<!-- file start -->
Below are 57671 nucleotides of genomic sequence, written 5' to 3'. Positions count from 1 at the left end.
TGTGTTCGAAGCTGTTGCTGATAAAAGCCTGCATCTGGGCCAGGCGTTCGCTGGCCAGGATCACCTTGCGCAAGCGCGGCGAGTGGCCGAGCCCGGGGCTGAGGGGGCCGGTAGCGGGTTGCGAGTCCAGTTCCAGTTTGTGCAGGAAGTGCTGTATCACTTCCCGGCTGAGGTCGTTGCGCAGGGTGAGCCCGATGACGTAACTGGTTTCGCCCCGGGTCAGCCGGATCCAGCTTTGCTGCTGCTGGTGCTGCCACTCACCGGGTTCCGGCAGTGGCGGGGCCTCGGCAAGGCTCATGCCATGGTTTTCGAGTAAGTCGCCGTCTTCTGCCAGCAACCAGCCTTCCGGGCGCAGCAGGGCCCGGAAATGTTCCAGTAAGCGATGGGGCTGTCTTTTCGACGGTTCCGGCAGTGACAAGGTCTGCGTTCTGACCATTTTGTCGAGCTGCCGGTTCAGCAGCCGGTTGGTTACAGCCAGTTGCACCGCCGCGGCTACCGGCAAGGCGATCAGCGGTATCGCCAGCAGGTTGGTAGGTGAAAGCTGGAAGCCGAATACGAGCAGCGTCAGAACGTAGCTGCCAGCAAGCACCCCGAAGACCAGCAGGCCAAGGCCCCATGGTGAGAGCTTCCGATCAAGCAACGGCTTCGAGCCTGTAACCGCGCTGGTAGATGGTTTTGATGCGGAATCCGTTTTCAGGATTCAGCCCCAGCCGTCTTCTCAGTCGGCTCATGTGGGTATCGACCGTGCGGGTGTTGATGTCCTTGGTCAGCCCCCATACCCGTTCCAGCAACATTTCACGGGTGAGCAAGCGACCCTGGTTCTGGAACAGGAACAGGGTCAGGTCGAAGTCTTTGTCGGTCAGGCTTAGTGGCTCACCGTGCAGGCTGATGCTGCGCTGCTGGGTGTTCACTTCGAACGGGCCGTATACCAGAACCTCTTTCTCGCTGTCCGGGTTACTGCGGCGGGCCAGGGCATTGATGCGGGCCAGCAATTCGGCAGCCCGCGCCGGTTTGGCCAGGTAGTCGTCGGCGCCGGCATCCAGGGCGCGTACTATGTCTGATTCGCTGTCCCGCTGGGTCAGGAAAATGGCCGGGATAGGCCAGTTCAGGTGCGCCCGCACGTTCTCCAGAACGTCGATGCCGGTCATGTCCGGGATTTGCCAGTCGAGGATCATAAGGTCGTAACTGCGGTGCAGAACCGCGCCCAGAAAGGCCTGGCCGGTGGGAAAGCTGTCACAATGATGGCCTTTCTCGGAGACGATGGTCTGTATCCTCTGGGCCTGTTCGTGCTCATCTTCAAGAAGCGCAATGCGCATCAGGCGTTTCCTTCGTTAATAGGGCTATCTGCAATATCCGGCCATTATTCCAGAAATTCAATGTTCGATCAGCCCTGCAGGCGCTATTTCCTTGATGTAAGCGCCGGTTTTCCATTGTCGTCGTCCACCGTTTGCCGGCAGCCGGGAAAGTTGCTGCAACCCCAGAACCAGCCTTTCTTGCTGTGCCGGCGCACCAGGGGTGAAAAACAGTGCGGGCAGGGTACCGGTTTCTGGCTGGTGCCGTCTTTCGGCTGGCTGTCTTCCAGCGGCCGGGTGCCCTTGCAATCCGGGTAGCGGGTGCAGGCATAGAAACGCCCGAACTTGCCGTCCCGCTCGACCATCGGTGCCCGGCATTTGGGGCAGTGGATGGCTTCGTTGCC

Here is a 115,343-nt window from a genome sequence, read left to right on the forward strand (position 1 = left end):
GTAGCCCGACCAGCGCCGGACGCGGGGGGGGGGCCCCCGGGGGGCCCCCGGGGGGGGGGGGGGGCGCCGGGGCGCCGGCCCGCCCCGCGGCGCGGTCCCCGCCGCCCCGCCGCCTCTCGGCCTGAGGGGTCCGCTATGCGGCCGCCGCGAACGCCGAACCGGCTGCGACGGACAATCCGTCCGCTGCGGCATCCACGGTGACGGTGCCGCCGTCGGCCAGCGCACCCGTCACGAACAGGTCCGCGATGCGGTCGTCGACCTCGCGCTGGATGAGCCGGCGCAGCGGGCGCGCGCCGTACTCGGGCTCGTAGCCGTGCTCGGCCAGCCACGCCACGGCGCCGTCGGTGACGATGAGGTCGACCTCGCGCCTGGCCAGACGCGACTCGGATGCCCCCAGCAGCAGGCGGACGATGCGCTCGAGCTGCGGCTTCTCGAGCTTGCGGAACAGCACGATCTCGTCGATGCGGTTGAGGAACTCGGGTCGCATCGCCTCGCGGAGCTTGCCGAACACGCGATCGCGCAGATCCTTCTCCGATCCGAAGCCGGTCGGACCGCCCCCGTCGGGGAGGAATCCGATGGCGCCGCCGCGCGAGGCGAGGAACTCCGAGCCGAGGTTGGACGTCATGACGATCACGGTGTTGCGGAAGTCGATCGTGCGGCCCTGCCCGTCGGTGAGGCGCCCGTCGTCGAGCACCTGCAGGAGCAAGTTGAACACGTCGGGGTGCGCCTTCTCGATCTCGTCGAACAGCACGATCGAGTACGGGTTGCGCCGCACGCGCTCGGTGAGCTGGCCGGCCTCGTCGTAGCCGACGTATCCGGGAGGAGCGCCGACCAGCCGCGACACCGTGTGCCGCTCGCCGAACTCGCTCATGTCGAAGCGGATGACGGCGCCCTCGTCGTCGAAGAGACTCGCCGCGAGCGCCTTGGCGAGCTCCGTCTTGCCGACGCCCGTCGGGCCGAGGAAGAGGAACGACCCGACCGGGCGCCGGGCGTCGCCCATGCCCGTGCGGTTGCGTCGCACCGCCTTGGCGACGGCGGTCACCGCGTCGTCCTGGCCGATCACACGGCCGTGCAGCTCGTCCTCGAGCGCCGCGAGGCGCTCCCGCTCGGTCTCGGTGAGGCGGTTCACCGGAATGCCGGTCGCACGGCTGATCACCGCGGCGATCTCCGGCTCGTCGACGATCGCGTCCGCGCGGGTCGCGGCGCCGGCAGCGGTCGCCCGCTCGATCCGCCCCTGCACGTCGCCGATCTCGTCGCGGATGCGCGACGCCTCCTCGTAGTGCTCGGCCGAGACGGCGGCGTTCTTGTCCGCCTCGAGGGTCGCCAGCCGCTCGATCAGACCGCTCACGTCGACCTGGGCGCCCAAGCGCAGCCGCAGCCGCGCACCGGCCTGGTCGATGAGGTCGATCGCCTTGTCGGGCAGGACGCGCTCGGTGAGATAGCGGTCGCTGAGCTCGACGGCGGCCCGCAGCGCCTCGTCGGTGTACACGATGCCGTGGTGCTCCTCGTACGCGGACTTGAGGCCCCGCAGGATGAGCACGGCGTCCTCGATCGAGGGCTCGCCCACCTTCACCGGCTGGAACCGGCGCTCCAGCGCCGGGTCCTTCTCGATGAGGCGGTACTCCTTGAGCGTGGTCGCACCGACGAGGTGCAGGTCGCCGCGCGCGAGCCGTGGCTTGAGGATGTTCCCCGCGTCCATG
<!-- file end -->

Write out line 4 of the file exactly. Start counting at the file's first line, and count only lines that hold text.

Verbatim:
GTAGCCCGACCAGCGCCGGACGCGGGGGGGGGGCCCCCGGGGGGCCCCCGGGGGGGGGGGGGGGCGCCGGGGCGCCGGCCCGCCCCGCGGCGCGGTCCCCGCCGCCCCGCCGCCTCTCGGCCTGAGGGGTCCGCTATGCGGCCGCCGCGAACGCCGAACCGGCTGCGACGGACAATCCGTCCGCTGCGGCATCCACGGTGACGGTGCCGCCGTCGGCCAGCGCACCCGTCACGAACAGGTCCGCGATGCGGTCGTCGACCTCGCGCTGGATGAGCCGGCGCAGCGGGCGCGCGCCGTACTCGGGCTCGTAGCCGTGCTCGGCCAGCCACGCCACGGCGCCGTCGGTGACGATGAGGTCGACCTCGCGCCTGGCCAGACGCGACTCGGATGCCCCCAGCAGCAGGCGGACGATGCGCTCGAGCTGCGGCTTCTCGAGCTTGCGGAACAGCACGATCTCGTCGATGCGGTTGAGGAACTCGGGTCGCATCGCCTCGCGGAGCTTGCCGAACACGCGATCGCGCAGATCCTTCTCCGATCCGAAGCCGGTCGGACCGCCCCCGTCGGGGAGGAATCCGATGGCGCCGCCGCGCGAGGCGAGGAACTCCGAGCCGAGGTTGGACGTCATGACGATCACGGTGTTGCGGAAGTCGATCGTGCGGCCCTGCCCGTCGGTGAGGCGCCCGTCGTCGAGCACCTGCAGGAGCAAGTTGAACACGTCGGGGTGCGCCTTCTCGATCTCGTCGAACAGCACGATCGAGTACGGGTTGCGCCGCACGCGCTCGGTGAGCTGGCCGGCCTCGTCGTAGCCGACGTATCCGGGAGGAGCGCCGACCAGCCGCGACACCGTGTGCCGCTCGCCGAACTCGCTCATGTCGAAGCGGATGACGGCGCCCTCGTCGTCGAAGAGACTCGCCGCGAGCGCCTTGGCGAGCTCCGTCTTGCCGACGCCCGTCGGGCCGAGGAAGAGGAACGACCCGACCGGGCGCCGGGCGTCGCCCATGCCCGTGCGGTTGCGTCGCACCGCCTTGGCGACGGCGGTCACCGCGTCGTCCTGGCCGATCACACGGCCGTGCAGCTCGTCCTCGAGCGCCGCGAGGCGCTCCCGCTCGGTCTCGGTGAGGCGGTTCACCGGAATGCCGGTCGCACGGCTGATCACCGCGGCGATCTCCGGCTCGTCGACGATCGCGTCCGCGCGGGTCGCGGCGCCGGCAGCGGTCGCCCGCTCGATCCGCCCCTGCACGTCGCCGATCTCGTCGCGGATGCGCGACGCCTCCTCGTAGTGCTCGGCCGAGACGGCGGCGTTCTTGTCCGCCTCGAGGGTCGCCAGCCGCTCGATCAGACCGCTCACGTCGACCTGGGCGCCCAAGCGCAGCCGCAGCCGCGCACCGGCCTGGTCGATGAGGTCGATCGCCTTGTCGGGCAGGACGCGCTCGGTGAGATAGCGGTCGCTGAGCTCGACGGCGGCCCGCAGCGCCTCGTCGGTGTACACGATGCCGTGGTGCTCCTCGTACGCGGACTTGAGGCCCCGCAGGATGAGCACGGCGTCCTCGATCGAGGGCTCGCCCACCTTCACCGGCTGGAACCGGCGCTCCAGCGCCGGGTCCTTCTCGATGAGGCGGTACTCCTTGAGCGTGGTCGCACCGACGAGGTGCAGGTCGCCGCGCGCGAGCCGTGGCTTGAGGATGTTCCCCGCGTCCATG